Skin Conductance Flex/Pro Sensor SA9309M
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Skin conductance (SC) is a measure of the skin's ability to conduct electricity. A tiny electrical voltage so small it is not felt is applied through two electrodes, usually strapped to two fingers of one hand, in order to establish an electric circuit where the client becomes a variable resistor. The real time variation in conductance, which is the inverse of the resistance (an alternative measure of the Galvanic Skin Response), is calculated. Clinically, changes in SC reflect changes in the activity of the sympathetic nervous system. As a person becomes more or less stressed, the skin's conductance increases or decreases proportionally. Skin conductance, galvanic skin response and electro-dermal response (EDR) are different terms for similar physiological measures.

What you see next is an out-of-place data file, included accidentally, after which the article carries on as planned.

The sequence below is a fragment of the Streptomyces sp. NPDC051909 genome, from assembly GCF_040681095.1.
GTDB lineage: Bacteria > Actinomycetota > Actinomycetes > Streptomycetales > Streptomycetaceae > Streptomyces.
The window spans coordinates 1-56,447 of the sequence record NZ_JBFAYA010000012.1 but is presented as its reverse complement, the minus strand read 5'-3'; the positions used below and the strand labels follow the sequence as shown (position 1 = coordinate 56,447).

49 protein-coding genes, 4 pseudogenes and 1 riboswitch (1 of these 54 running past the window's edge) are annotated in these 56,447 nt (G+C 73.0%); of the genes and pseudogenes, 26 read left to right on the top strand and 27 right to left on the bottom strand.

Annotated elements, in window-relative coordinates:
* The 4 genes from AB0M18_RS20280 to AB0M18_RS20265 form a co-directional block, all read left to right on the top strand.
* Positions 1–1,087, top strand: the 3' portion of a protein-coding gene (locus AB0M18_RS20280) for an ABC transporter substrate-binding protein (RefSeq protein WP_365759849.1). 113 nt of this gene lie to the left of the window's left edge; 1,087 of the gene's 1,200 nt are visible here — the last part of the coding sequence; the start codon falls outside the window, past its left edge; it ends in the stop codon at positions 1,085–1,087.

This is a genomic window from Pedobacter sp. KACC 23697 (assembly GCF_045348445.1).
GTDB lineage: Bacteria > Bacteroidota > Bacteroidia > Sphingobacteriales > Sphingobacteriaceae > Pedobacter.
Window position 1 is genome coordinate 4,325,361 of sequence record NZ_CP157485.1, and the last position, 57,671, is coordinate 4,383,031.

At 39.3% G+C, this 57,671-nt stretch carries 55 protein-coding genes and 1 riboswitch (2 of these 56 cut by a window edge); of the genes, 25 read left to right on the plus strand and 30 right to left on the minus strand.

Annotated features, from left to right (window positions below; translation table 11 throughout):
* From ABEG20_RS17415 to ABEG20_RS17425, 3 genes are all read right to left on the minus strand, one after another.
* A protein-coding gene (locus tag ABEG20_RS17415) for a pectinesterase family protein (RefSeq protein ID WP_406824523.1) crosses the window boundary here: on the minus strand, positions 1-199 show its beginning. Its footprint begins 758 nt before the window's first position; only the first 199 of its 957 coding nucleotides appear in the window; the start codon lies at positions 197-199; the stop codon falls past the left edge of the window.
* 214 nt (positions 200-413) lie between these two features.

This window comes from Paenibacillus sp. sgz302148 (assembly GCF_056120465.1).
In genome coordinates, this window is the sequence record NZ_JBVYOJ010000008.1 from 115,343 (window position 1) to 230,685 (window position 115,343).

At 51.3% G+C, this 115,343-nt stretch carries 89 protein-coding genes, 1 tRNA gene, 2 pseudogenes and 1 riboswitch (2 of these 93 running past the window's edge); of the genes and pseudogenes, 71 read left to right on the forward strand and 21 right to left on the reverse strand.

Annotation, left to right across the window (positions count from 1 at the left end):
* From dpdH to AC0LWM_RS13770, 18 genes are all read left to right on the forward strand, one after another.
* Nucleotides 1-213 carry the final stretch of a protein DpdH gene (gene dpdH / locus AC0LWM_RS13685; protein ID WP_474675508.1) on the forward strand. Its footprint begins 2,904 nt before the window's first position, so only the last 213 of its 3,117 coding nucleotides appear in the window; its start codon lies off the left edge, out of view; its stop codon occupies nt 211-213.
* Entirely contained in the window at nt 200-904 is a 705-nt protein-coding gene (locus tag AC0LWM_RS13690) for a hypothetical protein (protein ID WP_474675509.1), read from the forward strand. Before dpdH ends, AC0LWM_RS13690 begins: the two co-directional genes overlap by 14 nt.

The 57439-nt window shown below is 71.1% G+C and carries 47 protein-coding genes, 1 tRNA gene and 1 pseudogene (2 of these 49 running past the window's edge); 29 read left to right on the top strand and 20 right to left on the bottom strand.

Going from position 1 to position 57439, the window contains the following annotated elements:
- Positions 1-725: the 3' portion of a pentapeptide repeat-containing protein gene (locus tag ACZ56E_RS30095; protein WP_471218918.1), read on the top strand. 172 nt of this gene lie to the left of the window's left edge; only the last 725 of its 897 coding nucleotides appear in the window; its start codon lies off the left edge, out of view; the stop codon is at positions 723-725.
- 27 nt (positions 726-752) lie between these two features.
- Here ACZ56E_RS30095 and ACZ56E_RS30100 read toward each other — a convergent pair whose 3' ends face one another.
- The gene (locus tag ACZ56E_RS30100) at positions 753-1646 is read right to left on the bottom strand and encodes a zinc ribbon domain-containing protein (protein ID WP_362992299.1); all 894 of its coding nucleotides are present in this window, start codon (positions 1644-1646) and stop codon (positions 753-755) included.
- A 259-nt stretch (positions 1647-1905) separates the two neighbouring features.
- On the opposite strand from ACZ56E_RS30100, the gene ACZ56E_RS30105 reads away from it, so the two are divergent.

The standard measurement unit for conductance is called Siemens. Skin conductance is measured in micro-Siemens. Some biofeedback systems display skin conductance in micro-mhos (μm) - a mho is the inverse of an ohm, which is the measure of resistance. These two measures, μS and μm, are equivalent. Normal readings, for skin conductance, in a relaxed state are around 2 μS, but readings can vary greatly with environmental factors and skin type.
Skin Conductance Flex/Pro Sensor Specifications (SA9309M)
Size without electrode leads (approx.) - 3.5 cm (1.4")
Size with electrode leads (approx.) - 15 cm (6.0")
Cable Length (approx.) - 127 cm (50")
Weight (approx.) - 25 g (1 oz)
Signal Input Range - 0 – 30.0 μS
Accuracy - ±5% and ±0.2 μS